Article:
When it comes to fairy tales, characters of all kinds abound: wicked witches and powerful wizards, brave knights and beautiful princesses, evil stepmothers and ugly stepsisters. These familiar symbols and many more provide children with symbolic ways for learning how to cope with the daunting challenges and obstacles of the real world.
Among the first texts on this fantasy and folklore was “Fairy Tales, Their Origin and Meaning” by John Thackray Bunce of Birmingham, England. First published in 1878, Bunce addresses the usefulness of such stories for adults as well as children. He wrote: “Altogether, this Fairy Land that we can make for ourselves in a moment is a very pleasant and most delightful place, and one which all of us, young and old, may well desire to get into, even if we have to come back from it sooner than we like.”
Bunce’s 19th century work laid a foundation for further studies on how fairy tales give children a learning tool for dealing with new, frightening thoughts and feelings. Not quite a century later in 1963, Stanford University professor and psychiatrist Julius E. Heuscher published “A Psychiatric Study of Myths and Fairy Tales: Their Origin, Meaning and Usefulness.” Heuscher gave multiple interpretations of both individual stories and of common themes and symbols found in the literature. Some of these included how fairy tales dealt with death, and the frequent appearance of a hero or heroine with golden hair that signified their goodness.
Bunce and Heuscher noted that fairy tales provide children with an alternate reality that is more under their control than the challenges of real life. In fairy tales, brave heroes face dangers much like youngsters do, but in the end goodness triumphs. The repetition of favorite fairy tales provides reassurance to children that however scary life may seem at times, things can still turn out all right.
A recent book, “Ancient Symbology in Fantasy Literature: A Psychological Study” by William Indick (Mcfarland;, 2012) underscores the universal nature of many of the symbolic characters and themes found in fairy tales. In the preface Indick writes: “Marie von Franz, the famous Jungian psychologist and scholar, asserted that ‘fantasy is not just whimsical ego-nonsense, but comes really from the depths; it constellates symbolic situations which give life a deeper meaning and a deeper realization.'” Indick goes on say, “The symbols seen throughout fantasy literature are not born independently. All fantasy has it roots in ancient mythology.” Fairy tales thus open to children a deeper sense of symbolic meanings that have represented unconscious thoughts and feelings through centuries.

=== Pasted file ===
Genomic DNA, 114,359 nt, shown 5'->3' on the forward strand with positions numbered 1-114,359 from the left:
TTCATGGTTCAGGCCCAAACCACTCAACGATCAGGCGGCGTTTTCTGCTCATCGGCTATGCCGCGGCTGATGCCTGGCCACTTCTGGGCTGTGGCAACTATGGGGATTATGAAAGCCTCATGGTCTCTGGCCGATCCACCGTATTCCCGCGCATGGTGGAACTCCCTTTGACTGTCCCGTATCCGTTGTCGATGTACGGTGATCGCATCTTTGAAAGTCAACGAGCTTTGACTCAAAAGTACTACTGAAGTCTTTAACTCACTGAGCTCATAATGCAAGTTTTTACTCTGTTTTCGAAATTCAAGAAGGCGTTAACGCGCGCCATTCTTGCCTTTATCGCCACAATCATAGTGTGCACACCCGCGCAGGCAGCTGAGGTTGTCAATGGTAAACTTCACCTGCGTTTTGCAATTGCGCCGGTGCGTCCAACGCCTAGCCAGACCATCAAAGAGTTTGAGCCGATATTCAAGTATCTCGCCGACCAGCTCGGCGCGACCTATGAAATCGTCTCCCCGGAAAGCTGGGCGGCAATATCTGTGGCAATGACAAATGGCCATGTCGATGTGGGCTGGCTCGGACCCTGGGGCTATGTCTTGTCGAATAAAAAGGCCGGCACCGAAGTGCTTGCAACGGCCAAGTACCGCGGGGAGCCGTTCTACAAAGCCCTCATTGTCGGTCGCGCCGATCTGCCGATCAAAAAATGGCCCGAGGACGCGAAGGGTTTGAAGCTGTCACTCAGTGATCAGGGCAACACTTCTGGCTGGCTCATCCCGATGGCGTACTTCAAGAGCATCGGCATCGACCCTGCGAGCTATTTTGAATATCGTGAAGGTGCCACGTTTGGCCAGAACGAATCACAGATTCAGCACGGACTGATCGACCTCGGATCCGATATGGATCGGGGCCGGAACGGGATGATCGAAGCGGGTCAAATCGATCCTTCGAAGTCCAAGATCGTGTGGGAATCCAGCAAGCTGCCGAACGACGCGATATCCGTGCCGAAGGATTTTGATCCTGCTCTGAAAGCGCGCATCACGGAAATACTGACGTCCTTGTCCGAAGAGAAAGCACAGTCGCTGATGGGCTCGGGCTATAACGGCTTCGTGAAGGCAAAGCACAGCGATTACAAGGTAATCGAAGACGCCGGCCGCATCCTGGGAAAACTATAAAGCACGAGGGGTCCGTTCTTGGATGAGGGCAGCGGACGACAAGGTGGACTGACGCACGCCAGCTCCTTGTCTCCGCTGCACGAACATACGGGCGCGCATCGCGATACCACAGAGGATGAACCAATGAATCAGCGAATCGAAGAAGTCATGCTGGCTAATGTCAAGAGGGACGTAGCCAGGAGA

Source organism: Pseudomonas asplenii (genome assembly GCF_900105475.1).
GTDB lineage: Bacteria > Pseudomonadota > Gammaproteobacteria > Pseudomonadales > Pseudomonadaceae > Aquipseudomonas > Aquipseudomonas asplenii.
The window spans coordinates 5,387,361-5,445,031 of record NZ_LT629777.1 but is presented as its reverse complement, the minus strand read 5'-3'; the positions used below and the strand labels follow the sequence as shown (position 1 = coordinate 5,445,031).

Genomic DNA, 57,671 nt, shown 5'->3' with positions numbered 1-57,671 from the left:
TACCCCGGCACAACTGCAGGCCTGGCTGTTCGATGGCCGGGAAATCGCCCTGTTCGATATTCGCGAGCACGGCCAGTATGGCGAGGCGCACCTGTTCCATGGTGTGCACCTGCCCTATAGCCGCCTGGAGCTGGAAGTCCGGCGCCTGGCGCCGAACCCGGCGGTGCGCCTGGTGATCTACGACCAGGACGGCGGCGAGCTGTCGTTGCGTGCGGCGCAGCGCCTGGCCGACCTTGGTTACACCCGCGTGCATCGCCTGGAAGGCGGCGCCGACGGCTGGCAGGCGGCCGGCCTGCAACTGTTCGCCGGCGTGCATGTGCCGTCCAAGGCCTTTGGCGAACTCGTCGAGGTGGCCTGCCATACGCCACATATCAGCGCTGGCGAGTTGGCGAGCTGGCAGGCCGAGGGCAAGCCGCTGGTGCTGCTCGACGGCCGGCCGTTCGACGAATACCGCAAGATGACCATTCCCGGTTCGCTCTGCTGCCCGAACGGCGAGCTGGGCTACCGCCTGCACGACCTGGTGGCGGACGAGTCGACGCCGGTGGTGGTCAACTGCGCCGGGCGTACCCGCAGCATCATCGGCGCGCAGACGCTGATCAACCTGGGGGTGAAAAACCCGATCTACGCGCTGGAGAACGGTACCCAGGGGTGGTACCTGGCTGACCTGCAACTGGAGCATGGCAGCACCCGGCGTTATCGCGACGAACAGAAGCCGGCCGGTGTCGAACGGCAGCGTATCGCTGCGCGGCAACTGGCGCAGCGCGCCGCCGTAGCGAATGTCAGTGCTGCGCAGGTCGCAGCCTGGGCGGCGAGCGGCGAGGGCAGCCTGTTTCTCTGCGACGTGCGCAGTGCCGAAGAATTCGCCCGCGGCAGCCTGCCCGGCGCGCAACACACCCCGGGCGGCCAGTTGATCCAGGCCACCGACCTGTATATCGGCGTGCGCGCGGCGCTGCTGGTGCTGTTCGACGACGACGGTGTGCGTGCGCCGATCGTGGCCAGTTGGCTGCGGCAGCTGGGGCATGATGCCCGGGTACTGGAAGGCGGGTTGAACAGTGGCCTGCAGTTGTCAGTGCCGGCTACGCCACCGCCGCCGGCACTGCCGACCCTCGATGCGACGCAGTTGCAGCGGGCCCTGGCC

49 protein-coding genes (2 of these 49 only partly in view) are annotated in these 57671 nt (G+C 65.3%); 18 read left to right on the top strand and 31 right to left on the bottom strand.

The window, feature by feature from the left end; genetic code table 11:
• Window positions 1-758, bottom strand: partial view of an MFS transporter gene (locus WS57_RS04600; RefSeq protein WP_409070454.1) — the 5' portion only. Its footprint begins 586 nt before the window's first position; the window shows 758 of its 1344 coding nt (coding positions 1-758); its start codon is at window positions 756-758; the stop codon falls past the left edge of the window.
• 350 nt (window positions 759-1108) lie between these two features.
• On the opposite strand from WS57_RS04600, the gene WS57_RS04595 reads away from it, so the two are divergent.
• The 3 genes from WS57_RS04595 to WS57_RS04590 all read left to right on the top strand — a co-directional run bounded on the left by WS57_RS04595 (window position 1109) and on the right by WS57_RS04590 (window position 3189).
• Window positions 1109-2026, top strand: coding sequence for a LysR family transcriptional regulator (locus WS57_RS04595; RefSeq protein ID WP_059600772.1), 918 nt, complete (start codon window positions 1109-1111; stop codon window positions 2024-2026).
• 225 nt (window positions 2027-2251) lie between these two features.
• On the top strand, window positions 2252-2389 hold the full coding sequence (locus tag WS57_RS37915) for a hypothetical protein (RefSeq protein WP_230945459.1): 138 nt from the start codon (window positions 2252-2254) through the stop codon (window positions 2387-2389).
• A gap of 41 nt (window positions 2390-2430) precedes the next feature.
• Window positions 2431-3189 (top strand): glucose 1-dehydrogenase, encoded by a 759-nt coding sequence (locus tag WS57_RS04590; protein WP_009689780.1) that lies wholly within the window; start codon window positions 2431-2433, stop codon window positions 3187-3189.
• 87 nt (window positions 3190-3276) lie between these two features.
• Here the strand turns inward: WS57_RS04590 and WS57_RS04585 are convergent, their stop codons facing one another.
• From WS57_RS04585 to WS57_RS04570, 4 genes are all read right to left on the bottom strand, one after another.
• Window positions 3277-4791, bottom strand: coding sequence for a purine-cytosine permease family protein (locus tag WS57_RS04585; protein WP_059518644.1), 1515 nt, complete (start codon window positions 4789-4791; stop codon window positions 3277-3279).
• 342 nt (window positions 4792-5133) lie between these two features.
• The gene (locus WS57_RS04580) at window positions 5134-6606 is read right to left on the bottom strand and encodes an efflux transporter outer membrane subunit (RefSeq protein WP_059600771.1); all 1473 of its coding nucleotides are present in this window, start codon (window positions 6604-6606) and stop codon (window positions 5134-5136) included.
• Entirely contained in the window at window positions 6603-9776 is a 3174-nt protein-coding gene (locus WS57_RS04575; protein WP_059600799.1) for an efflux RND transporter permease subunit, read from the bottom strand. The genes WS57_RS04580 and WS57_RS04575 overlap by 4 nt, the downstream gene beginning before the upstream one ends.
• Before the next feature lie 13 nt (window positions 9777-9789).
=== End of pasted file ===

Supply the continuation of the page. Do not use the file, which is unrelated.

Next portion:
Perhaps the most famous book on how fairy tales influence children’s development is Bruno Bettelheim’s The Uses of Enchantment: The Meaning and Importance of Fairy Tales,” first published in 1976 and reprinted in 2010. Bettelheim’s thesis was that fairy tale themes such as abandonment found as in “Hansel and Gretel” enabled children to deal with their own fears in a highly symbolic way. Survivor of Nazi concentration camps, the Vienna-born Bettelheim headed the Orthogenic School at the University of Chicago from 1944 through 1983.
In his book, Bettelehim suggested that themes such as abandonment found in “Hansel and Gretel” gave children a remote way to deal with their fears. The stories provided ways for children to visualize themselves as fairy tale heroes and heroines who could escape the wicked witch, survive threats of bodily harm, and even rescue beloved kin, as in “Little Red Riding Hood.” In other words, by engaging their imaginations repeatedly through stories, children are able to experience and understand fears, giving them mental tools to deal with the challenges of their emotional growth.
Although highly celebrated for his book, Bettelheim ironically turned out to be something of a fairy tale himself. As early as 1991, the Chicago Tribune reported on an essay by University of California anthropologist Alan Dundes claiming that Bettelheim took large portions of his work from Heuscher’s. His biographer, Richard Pollak, published a 1998 account, “The Creation of Dr. B: A Biography of Bruno Bettelheim” (Simon & Schuster), in which he asserted that Bettelheim had none of the degrees he claimed. Pollak also provided a side-by-side comparison of sections of Bettelheim’s and Heuscher’s works.
In her review critical of Pollak’s biography, New York Times section editor Susan Boxer noted: “[Bettelheim] once said, ‘We must live by fictions – not just to find meaning in life but to make it bearable.'” Just as fairy tale fictions help children cope with their fears, sometimes grown-ups retreat to their own fantasies to deal with the stress of life.